A privately run prison in Eastern Kentucky plagued with allegations of sexual improprieties involving guards and inmates did not report all sexual abuse incidents to the state.
A Herald-Leader review of sexual-incident reports dating to 2006 showed that at least one alleged assault involving Otter Creek Correctional Center staff and a Kentucky inmate was not reported to the state by Corrections Corporation of America. Also, state correction officials said, Otter Creek hasn't followed the same reporting standards for sexual assaults as the state's 13 state-run prisons.
State prison officials confirmed that they never received a report from CCA about Randy Hagans, the prison's former chaplain. Hagans was charged with third-degree sexual abuse for alleged contact with an Kentucky inmate. He has pleaded not guilty and is scheduled to go to trial Sept. 21, court records show.
Steve Owen, a spokesman for the Nashville-based prison company, did not answer questions about what happened to the report on Hagans.
Over the past three years, about a half-dozen corrections officers at Otter Creek have faced sex-related charges for inappropriate contact with female inmates. On Tuesday, Charles Prater, 54, a former corrections officer at Otter Creek, was charged by a Floyd County grand jury with first-degree rape, a felony.
Otter Creek's reporting requirements for sexual assaults are more lax than the state's 13 state-run prisons, which must report all sexual assaults — including assaults among inmates — to the state Department of Corrections.
CCA has been required only to report incidents involving Kentucky inmates and officers, said Jennifer Brislin, a spokeswoman for the Kentucky Justice and Public Safety Cabinet.
The company's policy must change or Kentucky probably will not agree to continue its contract with CCA, state Department of Corrections officials said last week.
CCA had contracts with both Kentucky and Hawaii to house female inmates, but reports about sexual abuse involving Hawaii inmates were not submitted to Kentucky. Therefore, it was difficult for Kentucky authorities to get a count of how many inmates were alleging sexual abuse at the hands of prison workers, Brislin said.
Prater, for example, was charged with raping a Hawaii inmate.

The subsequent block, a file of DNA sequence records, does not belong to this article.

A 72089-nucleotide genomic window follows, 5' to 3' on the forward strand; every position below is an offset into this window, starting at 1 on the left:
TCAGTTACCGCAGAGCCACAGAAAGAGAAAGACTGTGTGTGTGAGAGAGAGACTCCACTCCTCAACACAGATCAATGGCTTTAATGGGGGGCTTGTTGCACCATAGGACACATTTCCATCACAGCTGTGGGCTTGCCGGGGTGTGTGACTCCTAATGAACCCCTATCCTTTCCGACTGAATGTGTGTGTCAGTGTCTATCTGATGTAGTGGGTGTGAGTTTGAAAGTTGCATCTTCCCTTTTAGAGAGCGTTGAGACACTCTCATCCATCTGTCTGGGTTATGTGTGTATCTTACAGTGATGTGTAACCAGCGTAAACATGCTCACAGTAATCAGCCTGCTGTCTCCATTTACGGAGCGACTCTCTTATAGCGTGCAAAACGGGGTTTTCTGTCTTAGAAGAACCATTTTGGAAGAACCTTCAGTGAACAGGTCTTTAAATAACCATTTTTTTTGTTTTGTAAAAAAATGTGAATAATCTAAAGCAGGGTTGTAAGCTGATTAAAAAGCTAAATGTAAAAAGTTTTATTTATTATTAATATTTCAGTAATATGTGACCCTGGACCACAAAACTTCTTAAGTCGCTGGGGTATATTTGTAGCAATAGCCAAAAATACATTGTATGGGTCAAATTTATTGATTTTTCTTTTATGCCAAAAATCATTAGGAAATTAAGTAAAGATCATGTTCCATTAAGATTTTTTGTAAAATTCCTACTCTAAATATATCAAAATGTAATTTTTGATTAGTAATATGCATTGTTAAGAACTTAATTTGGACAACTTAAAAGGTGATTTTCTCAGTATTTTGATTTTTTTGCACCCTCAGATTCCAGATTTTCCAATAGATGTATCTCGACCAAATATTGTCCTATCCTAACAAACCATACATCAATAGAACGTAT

"We wanted to see the bigger picture and how they were handling these situations," Brislin said. "We want to know that we are getting all the details. This is going to give us more complete information."
Both Kentucky and Hawaii launched investigations in July into improprieties at Otter Creek. Hawaii ultimately removed 128 prisoners from the facility. Kentucky is expected to complete its investigation sometime this week.
Still, Kentucky authorities said they probably won't move the state's female inmates, noting that CCA is working to make changes at the prison.
"We are continuing to work with our customers so that they are comfortable not only that they are getting full reporting of incidents but also that their inmates are in the safest environment possible," said Owen, the spokesman for CCA.
Clayton Frank, director of the Hawaii Department of Public Safety, said Friday that he had no problem with Kentucky having access to incident reports involving Hawaii inmates.
Hawaii has removed all of its prisoners from the prison in Wheelwright, Frank said. The state was at the end of its contract with CCA at the time it removed its prisoners, he said.
"We just felt that it was in the best interest of everyone to bring them home," Frank said.
Improving reporting requirements is just one of many conditions that CCA must meet if it wants its contract with Kentucky renewed, corrections officials said last week. CCA has had a contract to house Kentucky prisoners since 2005. The state and the company are negotiating another contract.
In a letter to House Speaker Greg Stumbo, Justice and Public Safety Secretary J. Michael Brown outlined some of the conditions CCA must meet. The company must increase the number of female guards at the prison, hire a woman as chief of security, conduct a security assessment and increase some of its treatment programs.
"These conditions are non-negotiable," Brislin said. "We believe that Corrections Corp. will agree to these conditions because it's in their best interest to do so."
Stumbo and eight other house members had sent Gov. Steve Beshear a letter asking that the state assume operation of Otter Creek.
Corrections officials have said that it's not possible to transfer the more than 400 women at Otter Creek because the Kentucky Correctional Institute for Women — the only other state-run prison for women — is at capacity.
Otter Creek was built and is owned by CCA, so it would not be possible for the state to take it over, Brislin said.
Owen said he would not elaborate on whether CCA is likely to agree to the conditions. However, the company has agreed to increase the number of female correction officers there.
Owen said the negative publicity generated by the "rogue actions" of individual employees is overshadowing "OCCS staff's dedication and professionalism every single day in keeping the public safe and treating the inmates entrusted to our care with dignity and respect."
Brian Wilkerson, a spokesman for Stumbo, said Stumbo is researching the matter and might have a response to Brown's letter sometime this week.
Meanwhile, at least one Kentucky inmate has filed a lawsuit against CCA and the state after she was sexually assaulted by Kevin Younce, who was convicted in absentia of second-degree sexual abuse. There is an outstanding warrant for his arrest. CCA has asked that the case be dismissed.
Lawyers who represent both Kentucky and Hawaii inmates said they plan to file other suits in coming weeks.